Pictured: Moral Monday March on July 29
CHAPEL HILL – Events have been taking place in the nation’s capitol and across the country to commemorate the 50th anniversary of the March on Washington. Here in North Carolina, the state NAACP’s “Taking the Dream Home” Rally, happening simultaneously in all 13 congressional districts on Wednesday, is coming to Chapel Hill.
Attorney and activist Tye Hunter of Chapel Hill is speaking at the rally in front of the Peace & Justice Plaza on Franklin Street. Hunter will be joined by other speakers such as former state senator Ellie Kinnaird, Dr. Bill Turner, and Paige Johnson of Planned Parenthood.
“We hope to be and certainly the NAACP hopes to be a continuation of that struggle which started a long time ago and has made some progress but still has a lot of progress to make.” Hunter says.
Hunter explains the rally is also a continuation of the Moral Monday protests, led by NAACP State Chapter President Reverend William Barber. The series of demonstrations, which happened over the summer in Raleigh, and then in cities across North Carolina, saw more than 900 arrests in the General Assembly. Hunter was arrested during the second Moral Monday on May 6.
Thousands gathered at those rallies, and he hopes the same energy will carry over to Wednesday’s event.
“I think it is just very important that we continue,” he says. “This is what Reverend Barber always says, that ‘we are a movement and not a moment.’”
Hunter says his talk will center on criminal justice in North Carolina, specifically the repeal of the Racial Justice Act. The 2009 law allowed convicted murderers to reduce a death sentence to life in prison if they could prove that race played a major role in their cases, but was overturned in June. Hunter says statistical data proved that it was necessary to maintain fairness
“It’s pretty outrageous that the legislature’s reaction to all that is to say, ‘Well, let’s do away with that [the Racial Justice Act],’” Hunter says. “So we found we had a problem and the legislature said let’s do away with it.’”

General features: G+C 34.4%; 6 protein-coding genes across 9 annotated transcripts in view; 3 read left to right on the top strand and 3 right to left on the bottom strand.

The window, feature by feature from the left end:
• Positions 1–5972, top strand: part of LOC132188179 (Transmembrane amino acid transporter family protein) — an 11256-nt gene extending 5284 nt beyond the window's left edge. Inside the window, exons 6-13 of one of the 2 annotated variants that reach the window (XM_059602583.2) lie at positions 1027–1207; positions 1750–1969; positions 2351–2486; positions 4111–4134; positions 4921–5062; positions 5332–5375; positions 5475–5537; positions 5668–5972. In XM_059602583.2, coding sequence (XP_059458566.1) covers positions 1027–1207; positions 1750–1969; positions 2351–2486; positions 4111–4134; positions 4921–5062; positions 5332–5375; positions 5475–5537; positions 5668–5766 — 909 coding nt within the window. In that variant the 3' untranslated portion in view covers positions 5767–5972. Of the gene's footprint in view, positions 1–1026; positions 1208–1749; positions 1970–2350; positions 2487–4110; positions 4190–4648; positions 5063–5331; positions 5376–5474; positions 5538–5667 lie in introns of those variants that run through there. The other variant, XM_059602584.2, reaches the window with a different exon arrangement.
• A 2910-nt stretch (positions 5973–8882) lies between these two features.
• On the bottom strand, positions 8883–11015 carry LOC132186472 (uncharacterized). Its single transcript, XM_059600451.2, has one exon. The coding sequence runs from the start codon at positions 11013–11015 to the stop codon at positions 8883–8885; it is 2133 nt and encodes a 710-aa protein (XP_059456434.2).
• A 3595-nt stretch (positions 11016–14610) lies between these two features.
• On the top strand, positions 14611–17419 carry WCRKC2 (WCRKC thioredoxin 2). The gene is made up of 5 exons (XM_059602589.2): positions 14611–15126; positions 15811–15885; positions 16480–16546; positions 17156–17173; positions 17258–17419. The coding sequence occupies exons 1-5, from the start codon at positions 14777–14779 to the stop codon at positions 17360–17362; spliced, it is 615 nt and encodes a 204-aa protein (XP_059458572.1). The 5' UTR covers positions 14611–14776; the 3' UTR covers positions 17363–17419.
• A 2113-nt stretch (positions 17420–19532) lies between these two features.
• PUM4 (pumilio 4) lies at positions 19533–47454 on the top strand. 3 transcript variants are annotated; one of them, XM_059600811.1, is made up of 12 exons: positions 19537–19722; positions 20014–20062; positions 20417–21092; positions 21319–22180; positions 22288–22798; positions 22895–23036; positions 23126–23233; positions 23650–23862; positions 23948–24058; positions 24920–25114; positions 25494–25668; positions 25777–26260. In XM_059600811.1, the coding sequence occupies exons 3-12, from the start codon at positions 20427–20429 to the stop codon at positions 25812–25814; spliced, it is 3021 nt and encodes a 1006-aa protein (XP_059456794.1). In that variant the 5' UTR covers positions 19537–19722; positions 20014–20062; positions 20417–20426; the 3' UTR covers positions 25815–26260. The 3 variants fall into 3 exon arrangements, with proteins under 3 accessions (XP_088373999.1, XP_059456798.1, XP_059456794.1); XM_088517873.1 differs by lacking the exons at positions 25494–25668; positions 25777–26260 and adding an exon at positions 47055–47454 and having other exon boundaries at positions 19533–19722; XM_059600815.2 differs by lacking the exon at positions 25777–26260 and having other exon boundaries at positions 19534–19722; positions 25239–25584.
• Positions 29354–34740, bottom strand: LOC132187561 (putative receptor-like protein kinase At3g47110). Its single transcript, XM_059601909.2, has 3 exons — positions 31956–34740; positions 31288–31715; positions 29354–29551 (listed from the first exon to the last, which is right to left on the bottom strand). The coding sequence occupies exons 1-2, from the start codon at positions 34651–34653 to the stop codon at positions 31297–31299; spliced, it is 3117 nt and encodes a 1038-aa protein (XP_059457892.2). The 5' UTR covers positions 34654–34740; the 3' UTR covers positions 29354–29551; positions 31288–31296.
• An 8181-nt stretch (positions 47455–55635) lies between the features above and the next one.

Other topics slated for discussion include voting rights and economic justice. For more information about the rally happening at 5:30 p.m. in front of the Courthouse on Franklin Street, click here.http://chapelboro.com/news/news-around-town/ch-hosting-rally-to-commemorate-march-on-washington
Additional reporting by Rachel Nash
CHAPEL HILL – Chapel Hill Mayor Mark Kleinschmidt says the North Carolina justice system will suffer now that state General Assembly has officially repealed the controversial Racial Justice Act.
Kleinschmidt— who’s worked as an attorney in death penalty litigation— says he’s especially disappointed because after the Act first became law, statistical data proved that it was necessary to maintain fairness.
“One of the things that I think is most disturbing is the kind of racial bias that was discovered in the studies that followed the passage of the bill. The bill itself allowed investigation into how prosecutors in North Carolina used race to determining the make-up of juries,” Kleinschmidt explained.
On Wednesday, the state House of Representatives gave final approval to repeal the Act by a vote of 77-39. The Act had been in place since 2009 to allow North Carolina death row convicts to make appeals based on racial biases.
Kleinschmidt says the decision doesn’t just affect those who are on death row.
“The goes right into not only the people who are charged but people who are being asked to serve their state as jurors and very disturbing evidence of a pattern of prosecutors dismissing jurors who are otherwise qualified to serve just because of their race. I think every North Carolina who seeks to serve should be distressed by this,” he said.
The state hasn’t carried out an execution since 2006 because of various legal appeals.
The bill will go to the state senate for a final vote of agreement, before moving to the desk of Republican Gov. Pat McCrory, who is expected to sign the repeal bill.
The senate passed an initial version of the bill back in April.